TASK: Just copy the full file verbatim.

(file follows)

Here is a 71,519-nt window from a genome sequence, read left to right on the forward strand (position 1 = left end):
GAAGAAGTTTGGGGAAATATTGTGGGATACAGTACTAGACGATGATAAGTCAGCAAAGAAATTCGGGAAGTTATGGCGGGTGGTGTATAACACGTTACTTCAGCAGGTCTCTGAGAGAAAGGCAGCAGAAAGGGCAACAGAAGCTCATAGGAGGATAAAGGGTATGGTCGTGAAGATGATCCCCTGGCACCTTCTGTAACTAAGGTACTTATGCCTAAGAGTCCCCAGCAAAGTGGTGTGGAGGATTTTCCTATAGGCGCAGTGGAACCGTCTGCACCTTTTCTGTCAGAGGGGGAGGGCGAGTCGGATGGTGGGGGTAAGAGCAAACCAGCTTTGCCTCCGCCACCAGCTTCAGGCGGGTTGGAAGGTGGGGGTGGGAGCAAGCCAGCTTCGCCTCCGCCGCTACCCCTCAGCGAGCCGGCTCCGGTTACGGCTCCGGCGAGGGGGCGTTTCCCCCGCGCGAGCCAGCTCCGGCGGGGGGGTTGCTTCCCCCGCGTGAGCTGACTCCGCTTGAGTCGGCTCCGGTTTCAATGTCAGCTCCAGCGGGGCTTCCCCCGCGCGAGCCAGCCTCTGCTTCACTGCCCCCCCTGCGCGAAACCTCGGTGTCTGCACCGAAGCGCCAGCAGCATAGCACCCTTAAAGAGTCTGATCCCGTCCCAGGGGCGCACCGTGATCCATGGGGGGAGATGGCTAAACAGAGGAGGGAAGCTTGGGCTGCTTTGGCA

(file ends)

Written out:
Here is a 71,519-nt window from a genome sequence, read left to right on the forward strand (position 1 = left end):
GAAGAAGTTTGGGGAAATATTGTGGGATACAGTACTAGACGATGATAAGTCAGCAAAGAAATTCGGGAAGTTATGGCGGGTGGTGTATAACACGTTACTTCAGCAGGTCTCTGAGAGAAAGGCAGCAGAAAGGGCAACAGAAGCTCATAGGAGGATAAAGGGTATGGTCGTGAAGATGATCCCCTGGCACCTTCTGTAACTAAGGTACTTATGCCTAAGAGTCCCCAGCAAAGTGGTGTGGAGGATTTTCCTATAGGCGCAGTGGAACCGTCTGCACCTTTTCTGTCAGAGGGGGAGGGCGAGTCGGATGGTGGGGGTAAGAGCAAACCAGCTTTGCCTCCGCCACCAGCTTCAGGCGGGTTGGAAGGTGGGGGTGGGAGCAAGCCAGCTTCGCCTCCGCCGCTACCCCTCAGCGAGCCGGCTCCGGTTACGGCTCCGGCGAGGGGGCGTTTCCCCCGCGCGAGCCAGCTCCGGCGGGGGGGTTGCTTCCCCCGCGTGAGCTGACTCCGCTTGAGTCGGCTCCGGTTTCAATGTCAGCTCCAGCGGGGCTTCCCCCGCGCGAGCCAGCCTCTGCTTCACTGCCCCCCCTGCGCGAAACCTCGGTGTCTGCACCGAAGCGCCAGCAGCATAGCACCCTTAAAGAGTCTGATCCCGTCCCAGGGGCGCACCGTGATCCATGGGGGGAGATGGCTAAACAGAGGAGGGAAGCTTGGGCTGCTTTGGCA